Another major challenge in omics-based molecular signature discovery is the prevalence of overly optimistic accuracies in reported results. This problem is not unique to omics research but is problematic in many data-driven research settings . Such bias can occur for a number of reasons: (i) research groups tend to report only the best results among many attempted approaches; and (ii) only positive results are published. Consequently, across the literature there is an overly optimistic view of how well molecular signatures perform. This pervasive bias is not necessarily the result of faulty science in any particular lab, but rather is a consequence of the way in which science is conducted and reported. This is responsible, in part, for the fact that many reported molecular signatures have not held up in follow-up studies.
In this paper, we have discussed some of the key considerations and challenges facing the discovery of omics-based molecular signatures of clinical phenotypes, such as good experimental design, careful data procurement, avoidance of over-fitting, validation on independent datasets, and integration of multiple datasets and data types. For guidance to the reader, Box 1 summarizes the key steps in molecular signature discovery that were discussed throughout this paper. We hope that this methodological checklist will aid investigators interested in identifying omics-based molecular signatures.
Since the emergence of the field of omics-based molecular signature discovery, researchers have developed an improved understanding of how to discover (and how not to discover!) such signatures. The field is still young, and as time passes, best practices in this area will continue to evolve. Currently, the number of validated and useful molecular signatures is disappointingly (but not surprisingly) small relative to the number of signatures that have been reported in the literature. However, we remain optimistic that as experimental and analytical practices improve, as sample sizes increase, and as techniques for data type integration continue to develop, omics-based molecular signatures will indeed transform the practice of medicine.
When collecting new experimental data, ensure that:
When using existing data, ensure that:
Consider integrating multiple datasets and data types:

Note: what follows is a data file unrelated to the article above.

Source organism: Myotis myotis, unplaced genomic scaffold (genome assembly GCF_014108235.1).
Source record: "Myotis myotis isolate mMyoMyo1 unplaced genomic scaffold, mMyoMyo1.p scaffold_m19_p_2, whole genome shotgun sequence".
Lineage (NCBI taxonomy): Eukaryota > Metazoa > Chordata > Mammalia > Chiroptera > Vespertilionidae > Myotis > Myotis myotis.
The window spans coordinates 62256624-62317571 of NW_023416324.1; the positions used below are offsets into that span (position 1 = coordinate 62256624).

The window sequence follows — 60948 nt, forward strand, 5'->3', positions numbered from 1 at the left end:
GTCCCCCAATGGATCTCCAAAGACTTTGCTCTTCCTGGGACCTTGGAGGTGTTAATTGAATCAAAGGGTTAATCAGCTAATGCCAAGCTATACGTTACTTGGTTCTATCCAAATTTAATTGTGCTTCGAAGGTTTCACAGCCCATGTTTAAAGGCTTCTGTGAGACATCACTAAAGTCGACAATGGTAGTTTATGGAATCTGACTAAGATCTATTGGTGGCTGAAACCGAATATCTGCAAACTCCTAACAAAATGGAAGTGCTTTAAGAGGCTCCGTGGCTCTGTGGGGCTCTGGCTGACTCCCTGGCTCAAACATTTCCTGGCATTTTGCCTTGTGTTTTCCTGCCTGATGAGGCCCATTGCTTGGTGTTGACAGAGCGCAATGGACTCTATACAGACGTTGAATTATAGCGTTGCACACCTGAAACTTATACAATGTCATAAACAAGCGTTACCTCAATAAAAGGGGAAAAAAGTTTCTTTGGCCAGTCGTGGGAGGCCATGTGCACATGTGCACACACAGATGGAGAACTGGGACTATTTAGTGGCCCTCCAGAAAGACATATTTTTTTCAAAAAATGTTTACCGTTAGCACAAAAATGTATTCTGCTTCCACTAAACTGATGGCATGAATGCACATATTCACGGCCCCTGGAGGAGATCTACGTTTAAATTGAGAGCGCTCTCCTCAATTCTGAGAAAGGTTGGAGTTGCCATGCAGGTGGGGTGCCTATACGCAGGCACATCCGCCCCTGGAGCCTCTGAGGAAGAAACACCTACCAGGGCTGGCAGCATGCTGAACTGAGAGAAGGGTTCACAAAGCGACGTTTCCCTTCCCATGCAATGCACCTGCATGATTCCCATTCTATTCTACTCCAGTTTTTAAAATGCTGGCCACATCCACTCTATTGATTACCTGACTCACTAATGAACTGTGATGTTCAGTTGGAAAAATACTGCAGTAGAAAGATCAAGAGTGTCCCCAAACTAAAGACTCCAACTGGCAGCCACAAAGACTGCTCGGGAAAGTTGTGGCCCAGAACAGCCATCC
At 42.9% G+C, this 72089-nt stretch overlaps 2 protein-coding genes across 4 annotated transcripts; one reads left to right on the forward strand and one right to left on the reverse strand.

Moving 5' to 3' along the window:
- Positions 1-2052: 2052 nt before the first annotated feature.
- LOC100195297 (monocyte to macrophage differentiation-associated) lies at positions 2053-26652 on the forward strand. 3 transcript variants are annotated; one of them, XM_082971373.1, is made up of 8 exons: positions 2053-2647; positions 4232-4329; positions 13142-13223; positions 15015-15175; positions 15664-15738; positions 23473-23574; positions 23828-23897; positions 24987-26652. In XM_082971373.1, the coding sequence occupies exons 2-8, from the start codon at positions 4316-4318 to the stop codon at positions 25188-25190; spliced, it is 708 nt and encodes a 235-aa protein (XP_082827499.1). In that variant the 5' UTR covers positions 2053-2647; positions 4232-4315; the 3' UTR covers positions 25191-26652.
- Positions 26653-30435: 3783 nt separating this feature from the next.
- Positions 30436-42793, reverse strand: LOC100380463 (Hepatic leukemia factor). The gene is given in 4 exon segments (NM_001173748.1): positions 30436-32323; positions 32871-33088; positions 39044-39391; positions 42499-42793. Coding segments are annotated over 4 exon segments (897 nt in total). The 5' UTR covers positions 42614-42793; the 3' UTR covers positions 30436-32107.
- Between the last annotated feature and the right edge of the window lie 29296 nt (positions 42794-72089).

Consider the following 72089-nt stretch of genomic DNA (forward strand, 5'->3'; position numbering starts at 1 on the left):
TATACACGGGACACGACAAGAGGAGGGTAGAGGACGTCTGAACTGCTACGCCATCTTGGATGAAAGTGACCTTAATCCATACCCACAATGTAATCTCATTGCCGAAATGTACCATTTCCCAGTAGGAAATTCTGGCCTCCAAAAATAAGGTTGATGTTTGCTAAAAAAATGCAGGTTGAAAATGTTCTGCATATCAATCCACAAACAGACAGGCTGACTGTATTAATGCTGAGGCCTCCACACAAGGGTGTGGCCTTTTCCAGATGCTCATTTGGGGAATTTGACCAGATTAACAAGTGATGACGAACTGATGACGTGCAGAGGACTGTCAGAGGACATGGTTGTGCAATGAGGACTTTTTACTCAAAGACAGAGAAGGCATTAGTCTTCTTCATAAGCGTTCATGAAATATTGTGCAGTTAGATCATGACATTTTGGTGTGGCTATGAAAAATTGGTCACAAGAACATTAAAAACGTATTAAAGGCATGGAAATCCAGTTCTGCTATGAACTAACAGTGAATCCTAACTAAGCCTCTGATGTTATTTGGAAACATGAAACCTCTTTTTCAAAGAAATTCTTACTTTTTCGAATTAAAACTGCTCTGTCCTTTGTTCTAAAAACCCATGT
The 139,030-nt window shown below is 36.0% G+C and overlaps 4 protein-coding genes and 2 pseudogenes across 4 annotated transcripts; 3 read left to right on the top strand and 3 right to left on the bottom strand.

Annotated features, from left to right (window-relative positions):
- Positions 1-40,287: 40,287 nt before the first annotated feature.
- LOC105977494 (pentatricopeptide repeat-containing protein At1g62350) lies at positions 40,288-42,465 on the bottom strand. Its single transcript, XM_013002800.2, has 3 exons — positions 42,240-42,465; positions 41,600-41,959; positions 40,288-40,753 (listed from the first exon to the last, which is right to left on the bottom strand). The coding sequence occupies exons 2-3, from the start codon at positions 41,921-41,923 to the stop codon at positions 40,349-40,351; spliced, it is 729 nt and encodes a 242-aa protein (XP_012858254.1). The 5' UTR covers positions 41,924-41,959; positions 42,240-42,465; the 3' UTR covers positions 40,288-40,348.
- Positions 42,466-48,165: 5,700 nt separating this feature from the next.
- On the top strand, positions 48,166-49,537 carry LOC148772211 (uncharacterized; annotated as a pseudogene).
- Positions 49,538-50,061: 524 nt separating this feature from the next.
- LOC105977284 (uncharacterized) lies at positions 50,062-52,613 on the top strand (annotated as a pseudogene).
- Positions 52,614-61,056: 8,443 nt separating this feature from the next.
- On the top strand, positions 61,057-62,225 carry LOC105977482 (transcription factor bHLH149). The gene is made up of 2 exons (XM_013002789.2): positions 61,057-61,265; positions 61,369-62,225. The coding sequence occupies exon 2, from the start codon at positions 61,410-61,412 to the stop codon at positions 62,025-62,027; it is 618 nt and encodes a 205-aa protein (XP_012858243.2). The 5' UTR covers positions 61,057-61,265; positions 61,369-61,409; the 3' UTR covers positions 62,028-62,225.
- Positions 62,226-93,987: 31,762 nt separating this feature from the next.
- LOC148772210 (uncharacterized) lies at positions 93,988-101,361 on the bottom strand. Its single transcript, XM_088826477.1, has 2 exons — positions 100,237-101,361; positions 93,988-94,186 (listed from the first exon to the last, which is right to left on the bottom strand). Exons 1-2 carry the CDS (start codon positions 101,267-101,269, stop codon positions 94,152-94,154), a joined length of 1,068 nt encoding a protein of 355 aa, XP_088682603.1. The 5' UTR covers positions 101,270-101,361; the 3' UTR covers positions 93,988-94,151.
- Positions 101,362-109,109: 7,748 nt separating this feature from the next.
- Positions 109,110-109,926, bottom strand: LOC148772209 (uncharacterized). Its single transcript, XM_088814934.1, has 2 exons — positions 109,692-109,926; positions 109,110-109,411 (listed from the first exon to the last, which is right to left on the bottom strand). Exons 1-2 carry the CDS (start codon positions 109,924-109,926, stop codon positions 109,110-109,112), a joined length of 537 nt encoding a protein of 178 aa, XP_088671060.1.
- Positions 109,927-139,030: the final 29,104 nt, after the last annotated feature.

The authors would like to acknowledge funding from an NIH/NCI Howard Temin Pathway to Independence Award in Cancer Research, a Roy J. Carver Young Investigator Grant, the Grand Duchy of Luxembourg-Institute for Systems Biology Consortium, the Camille Dreyfus Teacher-Scholar Program (NDP), an HHMI Pre-Doctoral Fellowship (SC), and an NIH Director's Early Independence Award (DW DP5OD009145).
The authors declare no conflict of interest.
Nathan Price is Associate Professor at the Institute for Systems Biology in Seattle, WA. He is also Affiliate Faculty at the University of Washington and at the University of Illinois, Urbana-Champaign. He serves on the Board of Directors and Scientific Advisory Board for the P4 Medicine Institute. His work has been recognized by an NIH Howard Temin Pathway to Independence Award in Cancer Research, Genome Technology's “Tomorrow's PIs, ” an NSF CAREER award, a Roy J. Carver Young Investigator Award, and the Camille-Dreyfus Teacher-Scholar Award.
Jaeyun Sung is currently a Ph.D. candidate in the Department of Chemical and Biomolecular Engineering at the University of Illinois, Urbana-Champaign. His research interests lie in the field of computational and systems biology for personalized medicine. For his doctoral work, he is developing novel bioinformatics approaches to identify various kinds of molecular signatures from genomic information of human disease specimens (e.g. tumor biopsies). Using these molecular signatures, he aims to elucidate the causal perturbations within complex, intracellular biomolecular networks during disease manifestation and progression.